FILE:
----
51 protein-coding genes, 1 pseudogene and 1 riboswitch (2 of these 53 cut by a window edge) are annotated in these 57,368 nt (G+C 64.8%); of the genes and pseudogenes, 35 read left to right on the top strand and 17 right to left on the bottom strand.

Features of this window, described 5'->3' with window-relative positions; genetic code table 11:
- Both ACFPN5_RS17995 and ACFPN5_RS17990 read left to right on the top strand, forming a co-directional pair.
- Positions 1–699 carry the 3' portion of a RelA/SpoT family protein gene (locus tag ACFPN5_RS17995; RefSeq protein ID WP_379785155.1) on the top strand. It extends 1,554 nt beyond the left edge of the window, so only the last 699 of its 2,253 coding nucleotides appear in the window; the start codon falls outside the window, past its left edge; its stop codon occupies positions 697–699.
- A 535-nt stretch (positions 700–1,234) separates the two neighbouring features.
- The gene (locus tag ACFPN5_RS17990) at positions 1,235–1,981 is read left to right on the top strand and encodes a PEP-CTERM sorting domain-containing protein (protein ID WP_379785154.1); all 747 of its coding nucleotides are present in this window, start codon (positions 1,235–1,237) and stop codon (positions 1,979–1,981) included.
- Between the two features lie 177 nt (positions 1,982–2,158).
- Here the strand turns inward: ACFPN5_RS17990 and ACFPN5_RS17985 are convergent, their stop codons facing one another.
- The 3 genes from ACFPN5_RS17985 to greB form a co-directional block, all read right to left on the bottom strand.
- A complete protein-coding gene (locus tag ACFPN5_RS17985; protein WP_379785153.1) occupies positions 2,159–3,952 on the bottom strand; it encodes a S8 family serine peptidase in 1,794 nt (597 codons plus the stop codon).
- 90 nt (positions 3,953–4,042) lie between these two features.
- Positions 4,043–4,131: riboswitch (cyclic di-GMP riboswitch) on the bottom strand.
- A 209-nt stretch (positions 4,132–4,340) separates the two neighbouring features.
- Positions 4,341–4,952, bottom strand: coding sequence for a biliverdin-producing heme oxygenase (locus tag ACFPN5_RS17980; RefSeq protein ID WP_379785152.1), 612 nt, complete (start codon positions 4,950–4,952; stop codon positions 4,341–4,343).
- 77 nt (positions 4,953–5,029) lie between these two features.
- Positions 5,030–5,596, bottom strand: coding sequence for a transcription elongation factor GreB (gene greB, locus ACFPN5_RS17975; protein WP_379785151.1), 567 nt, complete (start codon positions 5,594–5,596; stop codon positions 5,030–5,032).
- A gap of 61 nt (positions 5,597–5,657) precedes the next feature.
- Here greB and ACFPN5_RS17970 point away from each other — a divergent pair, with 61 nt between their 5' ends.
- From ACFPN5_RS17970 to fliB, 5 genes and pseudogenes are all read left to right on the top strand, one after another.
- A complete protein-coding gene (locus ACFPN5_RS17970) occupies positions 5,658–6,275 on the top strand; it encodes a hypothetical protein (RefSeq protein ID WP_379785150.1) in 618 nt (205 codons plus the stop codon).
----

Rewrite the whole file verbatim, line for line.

51 protein-coding genes, 1 pseudogene and 1 riboswitch (2 of these 53 cut by a window edge) are annotated in these 57,368 nt (G+C 64.8%); of the genes and pseudogenes, 35 read left to right on the top strand and 17 right to left on the bottom strand.

Features of this window, described 5'->3' with window-relative positions; genetic code table 11:
- Both ACFPN5_RS17995 and ACFPN5_RS17990 read left to right on the top strand, forming a co-directional pair.
- Positions 1–699 carry the 3' portion of a RelA/SpoT family protein gene (locus tag ACFPN5_RS17995; RefSeq protein ID WP_379785155.1) on the top strand. It extends 1,554 nt beyond the left edge of the window, so only the last 699 of its 2,253 coding nucleotides appear in the window; the start codon falls outside the window, past its left edge; its stop codon occupies positions 697–699.
- A 535-nt stretch (positions 700–1,234) separates the two neighbouring features.
- The gene (locus tag ACFPN5_RS17990) at positions 1,235–1,981 is read left to right on the top strand and encodes a PEP-CTERM sorting domain-containing protein (protein ID WP_379785154.1); all 747 of its coding nucleotides are present in this window, start codon (positions 1,235–1,237) and stop codon (positions 1,979–1,981) included.
- Between the two features lie 177 nt (positions 1,982–2,158).
- Here the strand turns inward: ACFPN5_RS17990 and ACFPN5_RS17985 are convergent, their stop codons facing one another.
- The 3 genes from ACFPN5_RS17985 to greB form a co-directional block, all read right to left on the bottom strand.
- A complete protein-coding gene (locus tag ACFPN5_RS17985; protein WP_379785153.1) occupies positions 2,159–3,952 on the bottom strand; it encodes a S8 family serine peptidase in 1,794 nt (597 codons plus the stop codon).
- 90 nt (positions 3,953–4,042) lie between these two features.
- Positions 4,043–4,131: riboswitch (cyclic di-GMP riboswitch) on the bottom strand.
- A 209-nt stretch (positions 4,132–4,340) separates the two neighbouring features.
- Positions 4,341–4,952, bottom strand: coding sequence for a biliverdin-producing heme oxygenase (locus tag ACFPN5_RS17980; RefSeq protein ID WP_379785152.1), 612 nt, complete (start codon positions 4,950–4,952; stop codon positions 4,341–4,343).
- 77 nt (positions 4,953–5,029) lie between these two features.
- Positions 5,030–5,596, bottom strand: coding sequence for a transcription elongation factor GreB (gene greB, locus ACFPN5_RS17975; protein WP_379785151.1), 567 nt, complete (start codon positions 5,594–5,596; stop codon positions 5,030–5,032).
- A gap of 61 nt (positions 5,597–5,657) precedes the next feature.
- Here greB and ACFPN5_RS17970 point away from each other — a divergent pair, with 61 nt between their 5' ends.
- From ACFPN5_RS17970 to fliB, 5 genes and pseudogenes are all read left to right on the top strand, one after another.
- A complete protein-coding gene (locus ACFPN5_RS17970) occupies positions 5,658–6,275 on the top strand; it encodes a hypothetical protein (RefSeq protein ID WP_379785150.1) in 618 nt (205 codons plus the stop codon).